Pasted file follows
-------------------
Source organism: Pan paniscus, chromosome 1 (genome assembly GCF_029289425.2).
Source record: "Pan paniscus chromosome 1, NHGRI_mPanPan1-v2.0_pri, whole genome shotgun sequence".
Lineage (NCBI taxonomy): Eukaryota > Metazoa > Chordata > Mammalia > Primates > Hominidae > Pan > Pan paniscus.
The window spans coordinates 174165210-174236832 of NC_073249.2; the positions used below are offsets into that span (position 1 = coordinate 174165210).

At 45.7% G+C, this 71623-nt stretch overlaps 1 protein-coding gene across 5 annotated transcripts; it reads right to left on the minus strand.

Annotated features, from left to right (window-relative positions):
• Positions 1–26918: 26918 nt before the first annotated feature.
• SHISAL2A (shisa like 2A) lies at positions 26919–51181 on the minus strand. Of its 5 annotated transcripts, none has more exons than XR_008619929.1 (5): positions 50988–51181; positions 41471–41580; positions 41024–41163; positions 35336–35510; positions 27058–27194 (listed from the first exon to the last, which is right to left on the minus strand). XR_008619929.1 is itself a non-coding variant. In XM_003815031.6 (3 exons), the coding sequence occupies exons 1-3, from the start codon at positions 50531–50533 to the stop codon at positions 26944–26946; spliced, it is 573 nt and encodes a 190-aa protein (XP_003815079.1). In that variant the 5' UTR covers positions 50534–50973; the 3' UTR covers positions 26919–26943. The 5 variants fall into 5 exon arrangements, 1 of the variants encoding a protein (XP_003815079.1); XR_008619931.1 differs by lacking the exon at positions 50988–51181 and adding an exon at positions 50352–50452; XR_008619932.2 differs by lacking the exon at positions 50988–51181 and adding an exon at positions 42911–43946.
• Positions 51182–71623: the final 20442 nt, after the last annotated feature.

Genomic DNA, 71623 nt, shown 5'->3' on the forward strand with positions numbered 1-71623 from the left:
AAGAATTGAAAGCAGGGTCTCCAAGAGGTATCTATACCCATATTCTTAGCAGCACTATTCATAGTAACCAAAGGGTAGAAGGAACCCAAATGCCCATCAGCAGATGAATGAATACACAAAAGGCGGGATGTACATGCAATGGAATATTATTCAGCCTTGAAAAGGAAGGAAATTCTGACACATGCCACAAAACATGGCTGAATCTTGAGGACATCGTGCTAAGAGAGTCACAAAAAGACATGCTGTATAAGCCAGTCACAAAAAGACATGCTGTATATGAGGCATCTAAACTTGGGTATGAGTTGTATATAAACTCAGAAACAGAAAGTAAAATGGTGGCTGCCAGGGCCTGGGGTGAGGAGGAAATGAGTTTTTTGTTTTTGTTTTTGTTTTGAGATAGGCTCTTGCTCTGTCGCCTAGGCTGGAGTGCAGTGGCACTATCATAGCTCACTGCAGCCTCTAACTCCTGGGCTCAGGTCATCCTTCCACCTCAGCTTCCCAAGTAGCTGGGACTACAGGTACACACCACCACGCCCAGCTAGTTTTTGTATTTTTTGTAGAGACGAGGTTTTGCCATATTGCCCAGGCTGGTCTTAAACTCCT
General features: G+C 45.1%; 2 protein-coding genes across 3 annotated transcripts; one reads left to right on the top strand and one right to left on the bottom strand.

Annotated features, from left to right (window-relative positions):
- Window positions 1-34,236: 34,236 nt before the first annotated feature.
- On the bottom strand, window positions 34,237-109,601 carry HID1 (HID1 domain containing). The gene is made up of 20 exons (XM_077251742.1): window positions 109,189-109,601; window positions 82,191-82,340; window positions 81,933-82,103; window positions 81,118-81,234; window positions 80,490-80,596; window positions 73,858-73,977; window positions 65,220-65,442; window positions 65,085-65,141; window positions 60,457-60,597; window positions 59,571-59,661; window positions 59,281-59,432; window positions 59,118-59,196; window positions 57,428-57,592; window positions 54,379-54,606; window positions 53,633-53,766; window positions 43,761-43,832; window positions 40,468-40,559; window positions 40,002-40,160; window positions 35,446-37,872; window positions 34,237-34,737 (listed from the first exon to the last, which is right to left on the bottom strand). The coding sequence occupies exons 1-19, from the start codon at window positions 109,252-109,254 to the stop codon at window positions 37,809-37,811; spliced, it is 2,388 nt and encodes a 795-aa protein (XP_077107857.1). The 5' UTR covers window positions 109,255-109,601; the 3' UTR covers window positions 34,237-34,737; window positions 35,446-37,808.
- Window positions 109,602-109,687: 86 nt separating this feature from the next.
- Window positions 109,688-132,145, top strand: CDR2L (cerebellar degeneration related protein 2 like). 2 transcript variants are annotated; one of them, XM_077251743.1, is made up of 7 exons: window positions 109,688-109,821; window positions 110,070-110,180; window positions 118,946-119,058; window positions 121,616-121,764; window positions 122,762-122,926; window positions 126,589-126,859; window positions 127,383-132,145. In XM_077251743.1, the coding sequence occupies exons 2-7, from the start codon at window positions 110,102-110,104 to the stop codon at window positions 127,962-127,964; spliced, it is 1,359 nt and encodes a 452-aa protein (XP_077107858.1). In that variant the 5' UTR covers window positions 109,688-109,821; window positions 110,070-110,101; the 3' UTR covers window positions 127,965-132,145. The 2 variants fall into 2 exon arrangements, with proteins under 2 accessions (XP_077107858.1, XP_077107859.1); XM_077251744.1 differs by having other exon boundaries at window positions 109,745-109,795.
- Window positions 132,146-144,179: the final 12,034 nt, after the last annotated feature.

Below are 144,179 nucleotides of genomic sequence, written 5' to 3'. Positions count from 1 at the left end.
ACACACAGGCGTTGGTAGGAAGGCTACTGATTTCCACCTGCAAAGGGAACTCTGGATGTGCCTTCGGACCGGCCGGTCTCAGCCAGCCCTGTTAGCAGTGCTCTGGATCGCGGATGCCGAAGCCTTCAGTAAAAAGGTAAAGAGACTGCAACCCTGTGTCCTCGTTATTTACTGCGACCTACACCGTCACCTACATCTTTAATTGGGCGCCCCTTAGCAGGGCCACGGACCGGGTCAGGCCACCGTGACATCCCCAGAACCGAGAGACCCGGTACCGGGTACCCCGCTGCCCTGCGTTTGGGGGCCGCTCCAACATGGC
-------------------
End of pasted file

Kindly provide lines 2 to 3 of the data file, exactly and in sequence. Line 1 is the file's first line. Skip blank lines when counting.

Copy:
Source record: "Pan paniscus chromosome 1, NHGRI_mPanPan1-v2.0_pri, whole genome shotgun sequence".
Lineage (NCBI taxonomy): Eukaryota > Metazoa > Chordata > Mammalia > Primates > Hominidae > Pan > Pan paniscus.